Essays on bank loan contracts
|Mao, Connie X.
|Jensen and Meckling (1976) depict the firm as a nexus of financial contracts that offer optimal mechanisms to mitigate various frictions between agents, e.g., equity holders versus debt holders, principal versus agent, etc. In this study, we focus on two particular types of loan contract, performance pricing and revolving line of credit. Chapter 1 examines how default risk and accounting quality of borrowers affect the likelihood of using performance pricing in bank loan contracts. Consistent with the notion of negative hedging, higher default risk firms are less likely to use performance pricing loans. We also find that firms with poorer accounting quality are less likely to receive performance pricing loans. Stronger lender-borrower relationship that would mitigate information asymmetry and enhance monitoring, is found to be associated with greater likelihood of using performance pricing loans. In addition, we find that conditional on using performance pricing loans, firms with lower (higher) accounting quality are more likely to receive credit rating (accounting) based performance pricing provision. Furthermore, we document that the likelihood of receiving performance pricing loans is significantly reduced after borrowers' accounting quality deteriorates, e.g., after they restate their financial reports. These results supports the positive accounting theory, suggesting that a significant cost associated with performance pricing loans is borrowers' incentives to manipulate accounting information so as to obtain a lower loan spread. Theoretical literature suggests that firms use lines of credit as a liquidity insurance to secure a desirable investment level in the event of future downturn (Tirole, 2005). In Chapter 2, we examine whether lines of credit provide liquidity insurance or simply convenience to firms via focusing on the drawdown rate. We find that drawdown rate is on average significantly lower than the imputed market rate on a bank loan given the financial condition of a firm at the time of drawdown, which supports the theoretical notion that lines of credit offer liquidity insurance. In addition, we document that stronger (or existence of) prior lending relation is associated with a lower drawdown rate, however bank reputation has no impact on the drawdown rate. Furthermore, we find that the impact of lending relation on the drawdown rate only exists in borrowers subject to greater information asymmetry. While we document that borrowers are penalized (paying a higher spread and more likely pledging collateral) on new lines of credit issued after their drawdown, they are penalized much less as they borrow from high reputation banks. Our results suggest that bank reputation and lending relation help provide a more efficient liquidity insurance, however via different channels. Chapter 3 examines how a firm's performance pricing loans affect manager's incentive to manipulate earning. We find that firms with a greater slope or convexity in their performance pricing loans have significantly larger discretionary accruals. However, the positive association between the slope or convexity of PSD and discretionary accruals is significantly reduced as the lenders are of higher reputation or have had a prior lending relationship with the borrowers. These results suggest that bank reputation and prior lending relation serve as an effective monitoring mechanism, which in turn mitigates managers' incentive to manage earnings.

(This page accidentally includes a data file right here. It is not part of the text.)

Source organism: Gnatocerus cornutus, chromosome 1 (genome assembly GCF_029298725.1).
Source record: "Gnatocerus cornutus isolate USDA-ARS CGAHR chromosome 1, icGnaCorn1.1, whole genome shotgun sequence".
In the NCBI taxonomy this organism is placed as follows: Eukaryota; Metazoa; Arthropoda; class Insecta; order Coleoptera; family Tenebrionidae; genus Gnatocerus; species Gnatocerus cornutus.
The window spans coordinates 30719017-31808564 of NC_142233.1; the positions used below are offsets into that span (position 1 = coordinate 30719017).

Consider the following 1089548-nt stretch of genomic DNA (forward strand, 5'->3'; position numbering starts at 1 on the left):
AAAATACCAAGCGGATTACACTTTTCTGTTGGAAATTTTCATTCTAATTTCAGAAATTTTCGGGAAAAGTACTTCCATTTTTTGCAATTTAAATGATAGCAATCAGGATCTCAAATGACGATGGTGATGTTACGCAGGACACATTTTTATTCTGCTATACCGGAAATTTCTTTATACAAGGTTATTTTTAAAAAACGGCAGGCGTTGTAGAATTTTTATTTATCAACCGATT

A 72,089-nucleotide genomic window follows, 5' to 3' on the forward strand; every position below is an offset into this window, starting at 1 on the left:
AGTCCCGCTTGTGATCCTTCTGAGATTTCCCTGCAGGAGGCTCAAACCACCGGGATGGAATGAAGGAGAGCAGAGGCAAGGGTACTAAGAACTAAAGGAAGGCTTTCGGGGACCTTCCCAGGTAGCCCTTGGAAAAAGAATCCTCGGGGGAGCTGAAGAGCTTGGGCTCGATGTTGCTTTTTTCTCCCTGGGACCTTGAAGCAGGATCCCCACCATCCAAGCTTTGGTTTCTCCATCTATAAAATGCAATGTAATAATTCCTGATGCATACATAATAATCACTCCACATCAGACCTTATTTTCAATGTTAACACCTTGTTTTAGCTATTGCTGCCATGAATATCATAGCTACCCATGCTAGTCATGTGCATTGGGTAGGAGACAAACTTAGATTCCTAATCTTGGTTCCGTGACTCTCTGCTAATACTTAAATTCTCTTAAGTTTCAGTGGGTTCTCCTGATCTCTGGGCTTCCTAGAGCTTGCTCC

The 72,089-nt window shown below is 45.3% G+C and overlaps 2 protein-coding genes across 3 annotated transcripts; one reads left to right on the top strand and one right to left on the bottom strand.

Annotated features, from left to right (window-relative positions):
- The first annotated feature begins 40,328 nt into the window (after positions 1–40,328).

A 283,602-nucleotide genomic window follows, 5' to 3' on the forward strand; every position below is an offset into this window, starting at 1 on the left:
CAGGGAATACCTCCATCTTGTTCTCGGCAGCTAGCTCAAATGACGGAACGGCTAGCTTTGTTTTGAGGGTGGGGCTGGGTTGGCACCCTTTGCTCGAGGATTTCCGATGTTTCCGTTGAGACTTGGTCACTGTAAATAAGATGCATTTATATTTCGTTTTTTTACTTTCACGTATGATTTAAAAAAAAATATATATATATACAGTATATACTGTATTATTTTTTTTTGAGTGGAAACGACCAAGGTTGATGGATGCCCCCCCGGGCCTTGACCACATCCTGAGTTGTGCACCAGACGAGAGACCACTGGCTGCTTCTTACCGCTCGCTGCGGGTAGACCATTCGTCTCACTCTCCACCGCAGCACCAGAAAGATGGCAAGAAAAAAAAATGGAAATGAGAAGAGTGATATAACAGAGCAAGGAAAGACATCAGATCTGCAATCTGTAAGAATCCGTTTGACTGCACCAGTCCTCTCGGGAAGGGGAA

|Temple University. Libraries
|Theses and Dissertations
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|Essays on bank loan contracts
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